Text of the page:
[AMRadio] 43' Vertical "How To" and Tutorial


D. Chester k4kyv at charter.net
Mon Dec 1 21:00:35 EST 2008


There are a couple of things I would do differently in building the radial 
ground system.  It is a good idea to use insulated wire if available, since 
the insulation protects the wire from soil corrosion and will extend its 
life.  But why do you recommend stranded wire (unless that's what happens to 
be available at a good price)?  Solid copper will last much longer than 
stranded in the corrosive environment of the soil, and even with the 
insulation, some of the wire will inevitably be exposed to corrosive 
minerals.

Using the staples, the wire will bury itself within a year or two.  First, 
with regular mowing, the wire will become buried under the thatch, and 
within a season will be embedded in the sod.  I have left copper wire lying 
on the ground for some period of time, and when I retrieved it, it  was 
buried a quarter inch or so under the surface of the soil, and it took a 
real effort to pull it up.  I did mine the  hard way, burying the radials 
about 2" in the ground using a special plough attachment to a garden tractor 
that I built for  the occasion, but if I had it to do over again, I would 
probably just lay the radials on the ground and let them bury themselves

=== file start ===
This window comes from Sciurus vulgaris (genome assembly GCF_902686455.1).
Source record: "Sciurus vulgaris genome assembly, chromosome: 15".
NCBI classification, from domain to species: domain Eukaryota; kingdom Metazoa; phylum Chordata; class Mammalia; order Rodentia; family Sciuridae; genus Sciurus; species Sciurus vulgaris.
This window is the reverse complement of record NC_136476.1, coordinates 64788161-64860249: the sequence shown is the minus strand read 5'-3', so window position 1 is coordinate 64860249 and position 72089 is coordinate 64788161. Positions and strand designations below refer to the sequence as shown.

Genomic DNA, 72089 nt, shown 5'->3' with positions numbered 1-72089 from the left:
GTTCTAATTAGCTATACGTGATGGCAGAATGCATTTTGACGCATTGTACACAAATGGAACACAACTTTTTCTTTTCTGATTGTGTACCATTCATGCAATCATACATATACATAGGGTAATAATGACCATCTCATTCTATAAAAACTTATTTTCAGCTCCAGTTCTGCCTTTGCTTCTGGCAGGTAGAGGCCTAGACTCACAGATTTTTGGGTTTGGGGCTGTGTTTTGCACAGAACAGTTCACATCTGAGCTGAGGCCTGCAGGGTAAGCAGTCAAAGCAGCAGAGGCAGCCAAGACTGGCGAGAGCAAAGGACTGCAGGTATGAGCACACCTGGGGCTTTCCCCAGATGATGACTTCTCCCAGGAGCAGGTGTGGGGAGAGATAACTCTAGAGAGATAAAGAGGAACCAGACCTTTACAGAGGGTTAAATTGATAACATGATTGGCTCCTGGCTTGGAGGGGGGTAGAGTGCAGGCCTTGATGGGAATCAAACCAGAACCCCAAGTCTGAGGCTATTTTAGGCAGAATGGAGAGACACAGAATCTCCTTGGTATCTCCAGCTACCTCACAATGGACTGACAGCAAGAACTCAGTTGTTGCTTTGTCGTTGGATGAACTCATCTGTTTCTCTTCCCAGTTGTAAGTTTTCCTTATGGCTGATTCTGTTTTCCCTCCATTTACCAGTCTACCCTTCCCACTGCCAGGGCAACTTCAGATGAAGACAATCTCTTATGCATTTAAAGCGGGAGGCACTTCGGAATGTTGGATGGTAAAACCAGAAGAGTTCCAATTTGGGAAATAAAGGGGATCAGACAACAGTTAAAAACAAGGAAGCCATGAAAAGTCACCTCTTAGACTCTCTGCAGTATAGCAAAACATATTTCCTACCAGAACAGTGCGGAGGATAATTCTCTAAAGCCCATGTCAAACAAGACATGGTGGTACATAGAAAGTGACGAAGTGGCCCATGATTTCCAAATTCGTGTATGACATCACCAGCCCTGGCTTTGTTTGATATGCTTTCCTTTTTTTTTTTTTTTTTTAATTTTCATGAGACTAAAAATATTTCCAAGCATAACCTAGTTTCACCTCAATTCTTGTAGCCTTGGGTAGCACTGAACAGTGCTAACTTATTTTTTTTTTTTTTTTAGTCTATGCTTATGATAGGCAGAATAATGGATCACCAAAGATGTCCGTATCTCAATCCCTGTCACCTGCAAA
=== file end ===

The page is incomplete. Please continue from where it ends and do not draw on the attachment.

with the help of  Mother Nature.

Rather than using a stainless steel plate with screw terminals, it would be 
much better to use copper strapping or a heavy solid copper conductor, or 
even copper tubing, to make a bus bar in the form of a circle or rectangle 
around the base of the vertical.  Braze the radials to the copper bus bar, 
using a silver alloy solder that is available at any plumbing shop.  It 
comes in sticks about 18" long, flat about 1/8" width.  No flux needed. 
When the stuff becomes molten, copper sucks it up like a sponge sucks up 
water.  The only thing you have to clean off the copper is any badly 
oxidised areas or surface scale.  The brazed connection will last for ever 
even  buried in the soil.

Never use lead/tin  solder to solder ground wires or radials.  When exposed 
to the corrosive soil, within about a month all the solder will turn to a 
white powder and the soldered connection will literally fall apart.  The 
silver alloy stuff, while not dirt cheap, is reasonably priced because it 
abundant,  mandated by building codes for plumbing, because with lead/tin, 
there is concern that the lead might leach into the water line.

You will need a brazing torch and a tank of Mapp gas.  A regular butane 
torch will not get hot enough to melt the silver alloy.  Be careful not to 
get the copper hotter than a dull red glow.  It is very easy to melt copper 
wire into a blob with the mapp  gas torch.

I have inspected some of the brazed connections in my ground system that 
used the silver alloy solder, and they are still intact after more than 25 
years.


Don k4kyv 



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